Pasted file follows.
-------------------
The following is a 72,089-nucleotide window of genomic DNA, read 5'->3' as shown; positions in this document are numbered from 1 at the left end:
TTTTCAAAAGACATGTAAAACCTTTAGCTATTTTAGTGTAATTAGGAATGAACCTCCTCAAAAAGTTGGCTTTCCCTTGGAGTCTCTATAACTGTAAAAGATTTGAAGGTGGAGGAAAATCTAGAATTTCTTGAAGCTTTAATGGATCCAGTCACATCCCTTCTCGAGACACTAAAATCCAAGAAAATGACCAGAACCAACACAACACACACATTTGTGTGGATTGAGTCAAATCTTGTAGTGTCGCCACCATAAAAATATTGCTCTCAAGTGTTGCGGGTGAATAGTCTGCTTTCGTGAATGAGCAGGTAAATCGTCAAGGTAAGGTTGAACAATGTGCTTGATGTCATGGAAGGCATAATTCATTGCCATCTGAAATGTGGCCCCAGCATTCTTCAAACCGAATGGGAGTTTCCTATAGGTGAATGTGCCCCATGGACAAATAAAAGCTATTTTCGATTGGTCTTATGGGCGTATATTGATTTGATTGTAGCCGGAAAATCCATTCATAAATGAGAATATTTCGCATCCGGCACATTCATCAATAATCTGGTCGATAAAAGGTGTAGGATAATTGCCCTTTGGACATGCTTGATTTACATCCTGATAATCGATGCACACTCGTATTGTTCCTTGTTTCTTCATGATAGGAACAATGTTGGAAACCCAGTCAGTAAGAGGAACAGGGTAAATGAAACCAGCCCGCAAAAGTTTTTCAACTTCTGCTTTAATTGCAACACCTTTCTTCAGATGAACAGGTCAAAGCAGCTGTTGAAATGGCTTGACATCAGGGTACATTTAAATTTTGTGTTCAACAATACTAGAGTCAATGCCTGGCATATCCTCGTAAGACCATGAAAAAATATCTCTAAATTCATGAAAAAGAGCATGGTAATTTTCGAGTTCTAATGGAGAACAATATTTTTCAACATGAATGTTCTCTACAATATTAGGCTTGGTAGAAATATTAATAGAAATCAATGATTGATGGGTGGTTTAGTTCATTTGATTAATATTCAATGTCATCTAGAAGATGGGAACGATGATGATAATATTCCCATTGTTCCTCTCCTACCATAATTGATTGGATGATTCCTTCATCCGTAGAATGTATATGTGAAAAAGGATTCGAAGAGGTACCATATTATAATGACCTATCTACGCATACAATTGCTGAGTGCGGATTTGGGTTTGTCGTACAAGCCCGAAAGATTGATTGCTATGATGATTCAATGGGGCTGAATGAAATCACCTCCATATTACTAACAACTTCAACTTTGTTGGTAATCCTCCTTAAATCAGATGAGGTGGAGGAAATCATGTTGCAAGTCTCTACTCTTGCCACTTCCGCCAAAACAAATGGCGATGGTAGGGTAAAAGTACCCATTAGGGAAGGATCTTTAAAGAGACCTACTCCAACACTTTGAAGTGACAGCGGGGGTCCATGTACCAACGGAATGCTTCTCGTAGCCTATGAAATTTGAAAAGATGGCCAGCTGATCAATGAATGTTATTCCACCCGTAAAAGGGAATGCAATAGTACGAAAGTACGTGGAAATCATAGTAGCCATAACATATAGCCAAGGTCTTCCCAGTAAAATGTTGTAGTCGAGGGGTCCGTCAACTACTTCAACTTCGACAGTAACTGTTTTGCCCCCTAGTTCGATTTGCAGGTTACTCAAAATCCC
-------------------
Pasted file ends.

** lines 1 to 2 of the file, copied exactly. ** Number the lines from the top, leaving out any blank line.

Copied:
The following is a 72,089-nucleotide window of genomic DNA, read 5'->3' as shown; positions in this document are numbered from 1 at the left end:
TTTTCAAAAGACATGTAAAACCTTTAGCTATTTTAGTGTAATTAGGAATGAACCTCCTCAAAAAGTTGGCTTTCCCTTGGAGTCTCTATAACTGTAAAAGATTTGAAGGTGGAGGAAAATCTAGAATTTCTTGAAGCTTTAATGGATCCAGTCACATCCCTTCTCGAGACACTAAAATCCAAGAAAATGACCAGAACCAACACAACACACACATTTGTGTGGATTGAGTCAAATCTTGTAGTGTCGCCACCATAAAAATATTGCTCTCAAGTGTTGCGGGTGAATAGTCTGCTTTCGTGAATGAGCAGGTAAATCGTCAAGGTAAGGTTGAACAATGTGCTTGATGTCATGGAAGGCATAATTCATTGCCATCTGAAATGTGGCCCCAGCATTCTTCAAACCGAATGGGAGTTTCCTATAGGTGAATGTGCCCCATGGACAAATAAAAGCTATTTTCGATTGGTCTTATGGGCGTATATTGATTTGATTGTAGCCGGAAAATCCATTCATAAATGAGAATATTTCGCATCCGGCACATTCATCAATAATCTGGTCGATAAAAGGTGTAGGATAATTGCCCTTTGGACATGCTTGATTTACATCCTGATAATCGATGCACACTCGTATTGTTCCTTGTTTCTTCATGATAGGAACAATGTTGGAAACCCAGTCAGTAAGAGGAACAGGGTAAATGAAACCAGCCCGCAAAAGTTTTTCAACTTCTGCTTTAATTGCAACACCTTTCTTCAGATGAACAGGTCAAAGCAGCTGTTGAAATGGCTTGACATCAGGGTACATTTAAATTTTGTGTTCAACAATACTAGAGTCAATGCCTGGCATATCCTCGTAAGACCATGAAAAAATATCTCTAAATTCATGAAAAAGAGCATGGTAATTTTCGAGTTCTAATGGAGAACAATATTTTTCAACATGAATGTTCTCTACAATATTAGGCTTGGTAGAAATATTAATAGAAATCAATGATTGATGGGTGGTTTAGTTCATTTGATTAATATTCAATGTCATCTAGAAGATGGGAACGATGATGATAATATTCCCATTGTTCCTCTCCTACCATAATTGATTGGATGATTCCTTCATCCGTAGAATGTATATGTGAAAAAGGATTCGAAGAGGTACCATATTATAATGACCTATCTACGCATACAATTGCTGAGTGCGGATTTGGGTTTGTCGTACAAGCCCGAAAGATTGATTGCTATGATGATTCAATGGGGCTGAATGAAATCACCTCCATATTACTAACAACTTCAACTTTGTTGGTAATCCTCCTTAAATCAGATGAGGTGGAGGAAATCATGTTGCAAGTCTCTACTCTTGCCACTTCCGCCAAAACAAATGGCGATGGTAGGGTAAAAGTACCCATTAGGGAAGGATCTTTAAAGAGACCTACTCCAACACTTTGAAGTGACAGCGGGGGTCCATGTACCAACGGAATGCTTCTCGTAGCCTATGAAATTTGAAAAGATGGCCAGCTGATCAATGAATGTTATTCCACCCGTAAAAGGGAATGCAATAGTACGAAAGTACGTGGAAATCATAGTAGCCATAACATATAGCCAAGGTCTTCCCAGTAAAATGTTGTAGTCGAGGGGTCCGTCAACTACTTCAACTTCGACAGTAACTGTTTTGCCCCCTAGTTCGATTTGCAGGTTACTCAAAATCCC